Labeling Your Law Library's Blog: Lessons Learned

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By Ingrid Mattson
March 4, 2014

I recently began labeling our law library’s blog posts. If you are unfamiliar with the term “labeling,” it is simply the act of associating a word or words with each blog post to identify what the blog post is about or to help search engines find the content you have created. Some refer to the act as tagging rather than labeling. I use “label” because that is the term used in our blogging software.

Labeling is like indexing or adding subjects to a catalog record. For better or worse, while catalogers have the Library of Congress to look to for classification rules, there is no formal system for labeling blog posts. In fact, one need not label posts at all. My informal survey of the AALL Computing Services Special Interest Section’s Law Library Blogs webpage suggests many blawgers (e.g., the authors of the blogs at Jenkins Law Library and UNC’s Katherine R. Everett Law Library) have gone this route.

Stop for a minute and think, however, how difficult it might be without labels to determine how many posts your librarians have written about job search books, new additions to the collection, local crime stories, or attorney ethics. Such was the challenge our blog readers faced before my labeling project began. I cannot take credit for most of our blog’s content as I only recently began blogging here at Moritz, but it seemed a shame to let all of the excellent posts written by my predecessors languish, findable only through keyword searches. This is not to suggest keyword search functionality in blogs is not adequate; I simply think indexing your blog for readers gives them another way to think about and find the content you have labored to create.

And so my project began. I immediately felt like the Mr. Bean of bloggers. Ineptitude dominated my early attempts, so I thought I’d share what I learned in hopes that you’ll avoid similar strife.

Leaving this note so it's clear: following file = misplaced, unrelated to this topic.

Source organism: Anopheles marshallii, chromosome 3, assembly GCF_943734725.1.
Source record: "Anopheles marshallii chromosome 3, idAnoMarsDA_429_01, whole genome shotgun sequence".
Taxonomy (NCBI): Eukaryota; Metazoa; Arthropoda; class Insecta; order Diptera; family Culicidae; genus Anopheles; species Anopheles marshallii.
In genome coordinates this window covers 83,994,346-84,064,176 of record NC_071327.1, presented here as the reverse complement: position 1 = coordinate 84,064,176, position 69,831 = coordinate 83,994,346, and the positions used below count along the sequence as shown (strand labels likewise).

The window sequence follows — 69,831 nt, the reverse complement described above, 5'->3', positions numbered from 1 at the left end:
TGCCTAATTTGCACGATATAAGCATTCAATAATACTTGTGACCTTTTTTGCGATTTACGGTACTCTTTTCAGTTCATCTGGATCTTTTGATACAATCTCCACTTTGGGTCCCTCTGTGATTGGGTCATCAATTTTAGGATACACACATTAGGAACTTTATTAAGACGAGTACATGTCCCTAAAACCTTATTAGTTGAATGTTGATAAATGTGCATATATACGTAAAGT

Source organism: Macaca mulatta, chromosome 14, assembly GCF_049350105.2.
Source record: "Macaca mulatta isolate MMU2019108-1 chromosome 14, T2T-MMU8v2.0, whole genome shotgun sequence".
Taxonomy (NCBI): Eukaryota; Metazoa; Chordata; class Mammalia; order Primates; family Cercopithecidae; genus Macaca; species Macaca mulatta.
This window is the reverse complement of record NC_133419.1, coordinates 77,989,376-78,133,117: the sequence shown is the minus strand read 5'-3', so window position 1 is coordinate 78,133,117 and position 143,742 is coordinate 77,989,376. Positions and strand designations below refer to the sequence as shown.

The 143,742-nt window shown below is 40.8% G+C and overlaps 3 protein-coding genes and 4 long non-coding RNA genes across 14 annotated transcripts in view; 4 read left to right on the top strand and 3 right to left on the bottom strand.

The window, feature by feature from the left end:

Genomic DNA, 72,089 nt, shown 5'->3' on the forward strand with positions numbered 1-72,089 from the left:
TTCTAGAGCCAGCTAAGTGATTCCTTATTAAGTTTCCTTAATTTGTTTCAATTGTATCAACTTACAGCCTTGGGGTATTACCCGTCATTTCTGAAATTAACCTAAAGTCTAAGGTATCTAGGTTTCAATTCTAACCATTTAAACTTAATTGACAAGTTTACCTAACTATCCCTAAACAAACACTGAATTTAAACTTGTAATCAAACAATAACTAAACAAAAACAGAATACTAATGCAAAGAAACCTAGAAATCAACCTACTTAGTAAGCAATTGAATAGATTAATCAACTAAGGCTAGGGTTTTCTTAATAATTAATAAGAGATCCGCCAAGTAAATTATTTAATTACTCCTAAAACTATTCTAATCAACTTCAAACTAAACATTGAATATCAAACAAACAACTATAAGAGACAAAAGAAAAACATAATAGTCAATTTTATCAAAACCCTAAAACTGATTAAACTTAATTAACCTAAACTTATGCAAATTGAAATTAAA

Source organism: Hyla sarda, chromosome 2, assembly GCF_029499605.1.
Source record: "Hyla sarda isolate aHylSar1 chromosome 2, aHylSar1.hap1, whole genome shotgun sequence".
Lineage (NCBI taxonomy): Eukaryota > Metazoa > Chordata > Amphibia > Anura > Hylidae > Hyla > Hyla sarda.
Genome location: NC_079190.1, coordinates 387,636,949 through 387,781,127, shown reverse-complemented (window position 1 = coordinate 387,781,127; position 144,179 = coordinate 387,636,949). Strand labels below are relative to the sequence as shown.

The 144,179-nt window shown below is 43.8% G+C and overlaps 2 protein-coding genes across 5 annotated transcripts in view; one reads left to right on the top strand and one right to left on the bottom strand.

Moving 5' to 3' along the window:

Lesson One: Process Matters

If you have scores of unlabeled posts, take time to read as many as possible before you begin. Avoid the approach of reading one post, labeling it, reading a second post, labeling it, reading a third post, and so on without a relatively comprehensive understanding of what you are organizing. This blasé approach often resulted in my discovery of a new label I should have used all along, adding more time to the labeling project.

For example, I came across a post, "Why Do We Raise Our Right Hand When Testifying in Court?" and I realized no existing label really fit it. I settled on the label “history” (which I’d used in other posts), and I decided to add the label “trial practice,” reasoning that this label would likely be used in relation to many other posts. Because I’d already labeled 100 posts before I devised the label “trial practice,” I had to go back through the 100 posts to add the label “trial practice” to 10 posts. The agony!

Consider creating an extensive set of labels you may need before you begin, then work from the existing set of labels and add new ones truly on an as-needed basis. This approach will also work if you have a regular rotation of new bloggers (as is the case at Gallagher Law Library) or if you anticipate new hires or guests will contribute posts. See below for an example of Gallagher blogs’ labels.


If you are “lucky” enough to start from scratch with a blog, it helps to have a sufficient number of posts to allow you to see patterns in the type of content you are organizing. For example, if you only have 10 posts, you could conceivably have 10 labels—one for each post if the posts are sufficiently different from each other. That approach is almost as useful for readers as the no-label approach. Sometimes sorting 25 items is easier than sorting three. If you can wait to begin adding labels until you have two or three dozen posts, I recommend it. In the alternative, you could choose an existing classification scheme (like one created by a similarly situated law library for its own blog) and build on that. 

The Cleveland Law Library Weblog and Dewey B Strategic both have an extensive list of labels to consider. The Dewey B Strategic label system (see below) is particularly interesting as it identifies how many posts have been written about each topic. 

Lesson Two: Don’t Forget the Basics

Steve Matthews recommends a number of key points to consider in the article “Tag, You’re It! Best Practices for Tagging on the Web.” In another “do as I say, not as I did” moment, read Matthews’ article before you begin adding labels. Following are my two favorite tips.